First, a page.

Monthly Archives: March 2013
Diane Ravitch is a well-respected historian of all things education. She is a Research Professor of Education at New York University, and she is on a mission to save Public Education in the United States of America.
Ravitch runs a prolific blog with the obvious name of http://dianeravitch.net. Subscribers to this blog can count on receiving 5-10 posts a day in their email, with all content revolving around the state of public education and up-to-the-minute news on what is going on in the schools of America. The information is sometimes political, sometimes controversial, always informative, and unfailingly proactive towards teachers.
As a blogger, I would be comfortable sharing every single one of her posts on a daily basis – she is a voice of reason in a sea of educational insanity – but I don’t want to wear out my welcome. So on those days when I receive truly amazing posts that must be shared, I know that I will go ahead and do it. I can passionately declare my love and allegiance to education by spreading the word the old fashioned way.
I shall re-post a re-posting.
I think the title says it all: TeacherEd: Blaming Schools Instead of Taxing Corporations
Thanks for all you do, Diane. Sometimes it just feels like it’s you and me against the educational voucher world.
I want to wrap my arms around this post and fall asleep curled around the words. Thank you to pleasekillme.com for posting it, and for celebrating one of the most influential female artists of our century.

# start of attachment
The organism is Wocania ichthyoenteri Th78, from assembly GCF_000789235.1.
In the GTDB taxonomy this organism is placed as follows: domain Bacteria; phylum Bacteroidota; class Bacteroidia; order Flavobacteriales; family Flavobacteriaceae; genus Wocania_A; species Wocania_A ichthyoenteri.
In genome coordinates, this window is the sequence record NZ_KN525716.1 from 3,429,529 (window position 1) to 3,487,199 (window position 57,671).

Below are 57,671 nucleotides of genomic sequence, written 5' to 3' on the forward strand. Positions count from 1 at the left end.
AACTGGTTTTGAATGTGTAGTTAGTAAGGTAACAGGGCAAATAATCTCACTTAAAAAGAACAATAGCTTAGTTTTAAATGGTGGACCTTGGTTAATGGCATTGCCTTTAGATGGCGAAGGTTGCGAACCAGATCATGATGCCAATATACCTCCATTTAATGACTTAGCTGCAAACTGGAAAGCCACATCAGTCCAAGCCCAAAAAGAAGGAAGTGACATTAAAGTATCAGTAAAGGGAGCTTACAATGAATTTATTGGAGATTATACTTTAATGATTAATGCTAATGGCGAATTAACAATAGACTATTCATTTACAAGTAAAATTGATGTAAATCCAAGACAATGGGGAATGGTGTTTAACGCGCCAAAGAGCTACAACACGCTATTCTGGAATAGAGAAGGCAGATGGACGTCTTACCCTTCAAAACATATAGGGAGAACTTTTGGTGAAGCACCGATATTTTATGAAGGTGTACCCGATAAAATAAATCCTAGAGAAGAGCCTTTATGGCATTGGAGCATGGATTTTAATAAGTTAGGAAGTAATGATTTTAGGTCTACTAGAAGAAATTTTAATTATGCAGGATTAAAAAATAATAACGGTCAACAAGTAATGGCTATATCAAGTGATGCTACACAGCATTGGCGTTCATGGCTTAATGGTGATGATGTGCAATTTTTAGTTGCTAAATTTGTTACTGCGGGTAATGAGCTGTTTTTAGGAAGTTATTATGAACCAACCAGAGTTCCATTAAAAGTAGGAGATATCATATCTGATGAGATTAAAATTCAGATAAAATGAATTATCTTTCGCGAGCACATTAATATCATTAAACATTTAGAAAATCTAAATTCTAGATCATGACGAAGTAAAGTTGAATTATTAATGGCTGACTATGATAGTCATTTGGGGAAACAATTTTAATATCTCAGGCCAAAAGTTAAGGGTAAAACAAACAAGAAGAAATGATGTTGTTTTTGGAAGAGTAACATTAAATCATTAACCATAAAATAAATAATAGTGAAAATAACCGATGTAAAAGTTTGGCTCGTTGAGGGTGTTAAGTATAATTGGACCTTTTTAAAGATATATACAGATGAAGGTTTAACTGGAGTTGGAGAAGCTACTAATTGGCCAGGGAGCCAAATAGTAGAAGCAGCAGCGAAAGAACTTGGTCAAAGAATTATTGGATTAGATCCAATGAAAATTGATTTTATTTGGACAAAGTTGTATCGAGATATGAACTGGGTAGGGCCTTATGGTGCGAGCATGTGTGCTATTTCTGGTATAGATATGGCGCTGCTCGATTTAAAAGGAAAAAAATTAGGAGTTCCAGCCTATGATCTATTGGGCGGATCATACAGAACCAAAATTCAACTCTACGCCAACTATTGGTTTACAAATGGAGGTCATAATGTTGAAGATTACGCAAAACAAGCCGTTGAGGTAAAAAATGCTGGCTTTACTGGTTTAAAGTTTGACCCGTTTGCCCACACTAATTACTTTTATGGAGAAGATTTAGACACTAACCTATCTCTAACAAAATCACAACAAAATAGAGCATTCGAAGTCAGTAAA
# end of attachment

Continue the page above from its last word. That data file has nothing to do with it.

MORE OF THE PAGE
When I lived in Connecticut, I met a long-haired boy named David who lived in New York City. I can’t remember his last name, but he was tall and had a nice smile. He lived in the most incredible one-bedroom apartment on Broadway, but it he wasn’t the real owner, He was subletting from an artist, a girl who was living abroad in Italy.
The apartment had a large bedroom, a small kitchenette, and a tiny office with a library. One night when I was visiting him, I explored the books on the shelves and found a novel titled Babel by Patti Smith. It was a signed edition, in perfect condition. I was twenty-two years old, and I had never heard of Patti Smith before. It was 1991, and I had the whole world in front of me.
David let me take the book home, even though it didn’t belong to him. I still have it, 22 years later.
“Beneath the Southern Cross” is one of my favorite songs from her many, many to choose from. Smith wrote “Beneath the Southern Cross” with Jeff Buckley and released it as a part of her 1996 masterpiece “Gone Again”. There are many versions of this song on utube; I prefer this one because of the simplicity and because Lenny is in it.
All hail the Godmother of Punk.